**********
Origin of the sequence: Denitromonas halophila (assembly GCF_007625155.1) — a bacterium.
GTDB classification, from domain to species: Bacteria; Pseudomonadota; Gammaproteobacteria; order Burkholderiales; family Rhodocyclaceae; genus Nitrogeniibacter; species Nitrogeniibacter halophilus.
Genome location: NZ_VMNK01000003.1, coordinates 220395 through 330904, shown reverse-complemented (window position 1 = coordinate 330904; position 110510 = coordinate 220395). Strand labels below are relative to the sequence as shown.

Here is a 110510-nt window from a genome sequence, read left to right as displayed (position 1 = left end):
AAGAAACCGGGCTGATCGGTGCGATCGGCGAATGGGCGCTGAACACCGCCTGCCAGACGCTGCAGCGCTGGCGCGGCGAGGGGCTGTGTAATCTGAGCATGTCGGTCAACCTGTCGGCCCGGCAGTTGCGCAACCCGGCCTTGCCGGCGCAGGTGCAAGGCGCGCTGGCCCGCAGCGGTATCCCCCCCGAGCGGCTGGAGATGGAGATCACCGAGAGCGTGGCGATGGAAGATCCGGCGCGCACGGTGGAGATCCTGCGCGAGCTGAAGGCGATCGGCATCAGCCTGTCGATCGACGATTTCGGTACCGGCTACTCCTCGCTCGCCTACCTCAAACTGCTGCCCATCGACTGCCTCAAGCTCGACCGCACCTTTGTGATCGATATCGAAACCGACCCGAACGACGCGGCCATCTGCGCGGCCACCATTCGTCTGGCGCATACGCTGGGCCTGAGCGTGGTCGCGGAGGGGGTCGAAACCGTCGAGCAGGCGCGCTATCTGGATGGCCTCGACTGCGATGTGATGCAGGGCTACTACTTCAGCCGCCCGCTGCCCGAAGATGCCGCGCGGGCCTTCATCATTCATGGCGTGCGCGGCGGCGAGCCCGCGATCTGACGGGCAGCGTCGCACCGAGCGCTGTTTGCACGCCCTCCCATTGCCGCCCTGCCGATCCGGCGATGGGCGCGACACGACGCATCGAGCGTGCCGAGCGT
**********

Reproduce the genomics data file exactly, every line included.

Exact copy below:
Origin of the sequence: Denitromonas halophila (assembly GCF_007625155.1) — a bacterium.
GTDB classification, from domain to species: Bacteria; Pseudomonadota; Gammaproteobacteria; order Burkholderiales; family Rhodocyclaceae; genus Nitrogeniibacter; species Nitrogeniibacter halophilus.
Genome location: NZ_VMNK01000003.1, coordinates 220395 through 330904, shown reverse-complemented (window position 1 = coordinate 330904; position 110510 = coordinate 220395). Strand labels below are relative to the sequence as shown.

Here is a 110510-nt window from a genome sequence, read left to right as displayed (position 1 = left end):
AAGAAACCGGGCTGATCGGTGCGATCGGCGAATGGGCGCTGAACACCGCCTGCCAGACGCTGCAGCGCTGGCGCGGCGAGGGGCTGTGTAATCTGAGCATGTCGGTCAACCTGTCGGCCCGGCAGTTGCGCAACCCGGCCTTGCCGGCGCAGGTGCAAGGCGCGCTGGCCCGCAGCGGTATCCCCCCCGAGCGGCTGGAGATGGAGATCACCGAGAGCGTGGCGATGGAAGATCCGGCGCGCACGGTGGAGATCCTGCGCGAGCTGAAGGCGATCGGCATCAGCCTGTCGATCGACGATTTCGGTACCGGCTACTCCTCGCTCGCCTACCTCAAACTGCTGCCCATCGACTGCCTCAAGCTCGACCGCACCTTTGTGATCGATATCGAAACCGACCCGAACGACGCGGCCATCTGCGCGGCCACCATTCGTCTGGCGCATACGCTGGGCCTGAGCGTGGTCGCGGAGGGGGTCGAAACCGTCGAGCAGGCGCGCTATCTGGATGGCCTCGACTGCGATGTGATGCAGGGCTACTACTTCAGCCGCCCGCTGCCCGAAGATGCCGCGCGGGCCTTCATCATTCATGGCGTGCGCGGCGGCGAGCCCGCGATCTGACGGGCAGCGTCGCACCGAGCGCTGTTTGCACGCCCTCCCATTGCCGCCCTGCCGATCCGGCGATGGGCGCGACACGACGCATCGAGCGTGCCGAGCGT